on February 26, 2002
What a wonderful performance: The Kirov under Valery Gergiev did their magic tricks again, bringing the old E.T.A. Hoffmann story to life. The children, the toys, Mr. Drosselmeyer, the nutcracker (with qualifications), the mouse king, Clara (the heroine), the Christmas tree, dancing flowers, fairies and everybody and everything else are alive and well in this performance--except of course the mouse king. The orchestra, as expected, is great, better than in any other recording, and the sound of the CD is warm and magical. Now you can enjoy this nostalgic music over and over again in an incredible performance.
on March 6, 2004
excellent!young as Gergiev is,he gave us the best enjoyment of the nutcrack.Seiji Ozawa and Rodzinski disappointed me.And the Finale is as good as Ormandy's.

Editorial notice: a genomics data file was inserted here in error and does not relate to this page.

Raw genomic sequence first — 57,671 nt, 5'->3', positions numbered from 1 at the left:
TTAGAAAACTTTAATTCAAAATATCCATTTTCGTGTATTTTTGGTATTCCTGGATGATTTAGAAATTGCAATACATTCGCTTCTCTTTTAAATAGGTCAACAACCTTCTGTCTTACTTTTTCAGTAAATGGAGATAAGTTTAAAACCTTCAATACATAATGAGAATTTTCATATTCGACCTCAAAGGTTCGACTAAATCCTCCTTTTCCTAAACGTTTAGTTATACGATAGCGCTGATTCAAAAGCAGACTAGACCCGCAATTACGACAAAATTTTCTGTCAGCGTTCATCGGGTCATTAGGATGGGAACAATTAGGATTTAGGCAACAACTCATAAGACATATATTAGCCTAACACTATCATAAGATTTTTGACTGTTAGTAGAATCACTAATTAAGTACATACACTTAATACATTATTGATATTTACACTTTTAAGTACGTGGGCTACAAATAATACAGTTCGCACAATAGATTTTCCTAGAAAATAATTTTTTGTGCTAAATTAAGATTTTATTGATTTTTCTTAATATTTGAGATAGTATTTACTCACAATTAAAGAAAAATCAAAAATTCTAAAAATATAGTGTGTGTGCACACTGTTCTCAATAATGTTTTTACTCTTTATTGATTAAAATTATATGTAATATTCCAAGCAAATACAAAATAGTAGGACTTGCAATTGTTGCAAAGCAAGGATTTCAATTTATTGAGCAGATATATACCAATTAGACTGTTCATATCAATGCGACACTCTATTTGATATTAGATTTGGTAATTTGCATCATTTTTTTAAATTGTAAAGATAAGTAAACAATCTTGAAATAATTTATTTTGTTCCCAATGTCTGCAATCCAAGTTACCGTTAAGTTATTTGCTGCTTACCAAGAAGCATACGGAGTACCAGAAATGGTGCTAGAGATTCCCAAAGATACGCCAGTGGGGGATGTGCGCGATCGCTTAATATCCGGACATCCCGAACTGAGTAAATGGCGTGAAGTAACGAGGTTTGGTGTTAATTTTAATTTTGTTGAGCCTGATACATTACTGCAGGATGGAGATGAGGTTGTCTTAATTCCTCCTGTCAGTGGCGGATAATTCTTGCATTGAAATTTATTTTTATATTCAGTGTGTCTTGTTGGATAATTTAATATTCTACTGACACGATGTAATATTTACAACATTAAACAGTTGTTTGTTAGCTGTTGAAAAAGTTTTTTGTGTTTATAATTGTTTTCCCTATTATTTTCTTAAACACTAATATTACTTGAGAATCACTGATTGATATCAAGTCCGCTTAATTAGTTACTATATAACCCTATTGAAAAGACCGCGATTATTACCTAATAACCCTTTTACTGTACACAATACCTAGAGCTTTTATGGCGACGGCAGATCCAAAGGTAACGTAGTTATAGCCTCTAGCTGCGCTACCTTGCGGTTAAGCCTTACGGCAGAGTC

By the way,Gergiev made good use of the celesta.The recording technik is good enough to show us the details of the ballet.
Thanks to Gergiev and Phillips
on December 19, 2001
First of all to manage to fit all the the ballet on one CD is something of an engineering marvel. Second the performers have this music in their blood and it shows it the performance. It is a curiousity that Phillips released this as a single CD, they could also do it with the recording done by Antal Dorati and the
Concertgebouw Orchestra, which clocks in at just under 80 minutes. I think that the Gergiev recording is the most exciting
recording of the work yet released. A must for any Nutcracker fan.
on April 2, 2003
I was very excited to buy this cd, since it was the complete Nutcracker Suite and only on one cd. The orchestra does a very fine job and they may play a little faster than at a ballet, but that's probably just to fit it onto one cd. This is my favorite version of the Nutcracker and I play it year-round. I think my only problem is the cd's cover has a mechanical dog toy on it instead of a Nutcracker.